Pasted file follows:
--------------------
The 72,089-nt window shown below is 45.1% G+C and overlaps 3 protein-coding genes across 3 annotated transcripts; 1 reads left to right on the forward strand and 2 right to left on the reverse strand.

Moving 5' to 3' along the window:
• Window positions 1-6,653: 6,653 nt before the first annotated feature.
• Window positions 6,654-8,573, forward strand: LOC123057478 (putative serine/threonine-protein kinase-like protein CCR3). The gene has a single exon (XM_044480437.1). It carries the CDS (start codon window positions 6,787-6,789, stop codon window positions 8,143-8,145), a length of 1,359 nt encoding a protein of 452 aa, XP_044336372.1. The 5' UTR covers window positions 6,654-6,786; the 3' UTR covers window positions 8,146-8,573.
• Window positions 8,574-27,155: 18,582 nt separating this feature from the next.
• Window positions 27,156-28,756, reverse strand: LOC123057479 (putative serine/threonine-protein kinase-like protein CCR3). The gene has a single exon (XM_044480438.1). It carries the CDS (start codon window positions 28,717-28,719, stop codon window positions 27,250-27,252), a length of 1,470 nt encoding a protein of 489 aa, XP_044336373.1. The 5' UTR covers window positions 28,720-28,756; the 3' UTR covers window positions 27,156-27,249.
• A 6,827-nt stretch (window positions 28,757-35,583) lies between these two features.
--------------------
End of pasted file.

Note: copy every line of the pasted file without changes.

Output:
The 72,089-nt window shown below is 45.1% G+C and overlaps 3 protein-coding genes across 3 annotated transcripts; 1 reads left to right on the forward strand and 2 right to left on the reverse strand.

Moving 5' to 3' along the window:
• Window positions 1-6,653: 6,653 nt before the first annotated feature.
• Window positions 6,654-8,573, forward strand: LOC123057478 (putative serine/threonine-protein kinase-like protein CCR3). The gene has a single exon (XM_044480437.1). It carries the CDS (start codon window positions 6,787-6,789, stop codon window positions 8,143-8,145), a length of 1,359 nt encoding a protein of 452 aa, XP_044336372.1. The 5' UTR covers window positions 6,654-6,786; the 3' UTR covers window positions 8,146-8,573.
• Window positions 8,574-27,155: 18,582 nt separating this feature from the next.
• Window positions 27,156-28,756, reverse strand: LOC123057479 (putative serine/threonine-protein kinase-like protein CCR3). The gene has a single exon (XM_044480438.1). It carries the CDS (start codon window positions 28,717-28,719, stop codon window positions 27,250-27,252), a length of 1,470 nt encoding a protein of 489 aa, XP_044336373.1. The 5' UTR covers window positions 28,720-28,756; the 3' UTR covers window positions 27,156-27,249.
• A 6,827-nt stretch (window positions 28,757-35,583) lies between these two features.